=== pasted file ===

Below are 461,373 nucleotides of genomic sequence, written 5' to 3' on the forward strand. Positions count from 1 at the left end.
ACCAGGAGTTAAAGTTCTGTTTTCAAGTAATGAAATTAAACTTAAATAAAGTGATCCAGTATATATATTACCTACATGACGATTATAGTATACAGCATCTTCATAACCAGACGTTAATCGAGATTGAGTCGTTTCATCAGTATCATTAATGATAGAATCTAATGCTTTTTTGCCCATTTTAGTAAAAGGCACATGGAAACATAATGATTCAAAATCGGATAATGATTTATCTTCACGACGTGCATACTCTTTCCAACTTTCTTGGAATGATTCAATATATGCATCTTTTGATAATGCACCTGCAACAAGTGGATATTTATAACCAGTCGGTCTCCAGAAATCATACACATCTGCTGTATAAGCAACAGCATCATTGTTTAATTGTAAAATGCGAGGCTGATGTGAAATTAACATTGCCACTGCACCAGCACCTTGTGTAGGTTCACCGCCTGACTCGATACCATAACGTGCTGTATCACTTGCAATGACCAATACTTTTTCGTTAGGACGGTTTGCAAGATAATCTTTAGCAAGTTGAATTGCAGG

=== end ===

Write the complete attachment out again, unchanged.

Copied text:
Below are 461,373 nucleotides of genomic sequence, written 5' to 3' on the forward strand. Positions count from 1 at the left end.
ACCAGGAGTTAAAGTTCTGTTTTCAAGTAATGAAATTAAACTTAAATAAAGTGATCCAGTATATATATTACCTACATGACGATTATAGTATACAGCATCTTCATAACCAGACGTTAATCGAGATTGAGTCGTTTCATCAGTATCATTAATGATAGAATCTAATGCTTTTTTGCCCATTTTAGTAAAAGGCACATGGAAACATAATGATTCAAAATCGGATAATGATTTATCTTCACGACGTGCATACTCTTTCCAACTTTCTTGGAATGATTCAATATATGCATCTTTTGATAATGCACCTGCAACAAGTGGATATTTATAACCAGTCGGTCTCCAGAAATCATACACATCTGCTGTATAAGCAACAGCATCATTGTTTAATTGTAAAATGCGAGGCTGATGTGAAATTAACATTGCCACTGCACCAGCACCTTGTGTAGGTTCACCGCCTGACTCGATACCATAACGTGCTGTATCACTTGCAATGACCAATACTTTTTCGTTAGGACGGTTTGCAAGATAATCTTTAGCAAGTTGAATTGCAGG